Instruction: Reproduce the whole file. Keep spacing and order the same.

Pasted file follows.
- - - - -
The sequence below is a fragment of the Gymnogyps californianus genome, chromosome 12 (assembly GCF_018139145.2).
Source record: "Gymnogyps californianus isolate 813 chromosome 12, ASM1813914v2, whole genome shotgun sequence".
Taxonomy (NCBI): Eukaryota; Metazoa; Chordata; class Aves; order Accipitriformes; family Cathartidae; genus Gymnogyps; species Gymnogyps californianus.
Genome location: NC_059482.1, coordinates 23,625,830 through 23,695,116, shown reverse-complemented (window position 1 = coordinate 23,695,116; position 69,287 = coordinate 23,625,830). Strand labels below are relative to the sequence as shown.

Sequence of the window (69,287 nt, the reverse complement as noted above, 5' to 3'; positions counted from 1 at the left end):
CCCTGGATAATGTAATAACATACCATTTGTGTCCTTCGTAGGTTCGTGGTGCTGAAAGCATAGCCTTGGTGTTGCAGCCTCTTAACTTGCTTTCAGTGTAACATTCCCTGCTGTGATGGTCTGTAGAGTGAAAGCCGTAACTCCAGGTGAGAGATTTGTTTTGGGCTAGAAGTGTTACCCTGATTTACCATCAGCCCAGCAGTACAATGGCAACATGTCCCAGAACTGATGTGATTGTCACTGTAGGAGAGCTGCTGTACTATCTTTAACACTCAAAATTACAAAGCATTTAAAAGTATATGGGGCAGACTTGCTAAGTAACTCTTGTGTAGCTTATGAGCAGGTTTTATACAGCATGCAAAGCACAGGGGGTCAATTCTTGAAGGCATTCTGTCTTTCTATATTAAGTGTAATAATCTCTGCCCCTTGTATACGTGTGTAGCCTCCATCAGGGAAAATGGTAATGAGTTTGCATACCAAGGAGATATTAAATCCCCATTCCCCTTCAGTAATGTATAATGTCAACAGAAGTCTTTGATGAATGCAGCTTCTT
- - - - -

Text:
The sequence below is a fragment of the Gymnogyps californianus genome, chromosome 12 (assembly GCF_018139145.2).
Source record: "Gymnogyps californianus isolate 813 chromosome 12, ASM1813914v2, whole genome shotgun sequence".
Taxonomy (NCBI): Eukaryota; Metazoa; Chordata; class Aves; order Accipitriformes; family Cathartidae; genus Gymnogyps; species Gymnogyps californianus.
Genome location: NC_059482.1, coordinates 23,625,830 through 23,695,116, shown reverse-complemented (window position 1 = coordinate 23,695,116; position 69,287 = coordinate 23,625,830). Strand labels below are relative to the sequence as shown.

Sequence of the window (69,287 nt, the reverse complement as noted above, 5' to 3'; positions counted from 1 at the left end):
CCCTGGATAATGTAATAACATACCATTTGTGTCCTTCGTAGGTTCGTGGTGCTGAAAGCATAGCCTTGGTGTTGCAGCCTCTTAACTTGCTTTCAGTGTAACATTCCCTGCTGTGATGGTCTGTAGAGTGAAAGCCGTAACTCCAGGTGAGAGATTTGTTTTGGGCTAGAAGTGTTACCCTGATTTACCATCAGCCCAGCAGTACAATGGCAACATGTCCCAGAACTGATGTGATTGTCACTGTAGGAGAGCTGCTGTACTATCTTTAACACTCAAAATTACAAAGCATTTAAAAGTATATGGGGCAGACTTGCTAAGTAACTCTTGTGTAGCTTATGAGCAGGTTTTATACAGCATGCAAAGCACAGGGGGTCAATTCTTGAAGGCATTCTGTCTTTCTATATTAAGTGTAATAATCTCTGCCCCTTGTATACGTGTGTAGCCTCCATCAGGGAAAATGGTAATGAGTTTGCATACCAAGGAGATATTAAATCCCCATTCCCCTTCAGTAATGTATAATGTCAACAGAAGTCTTTGATGAATGCAGCTTCTT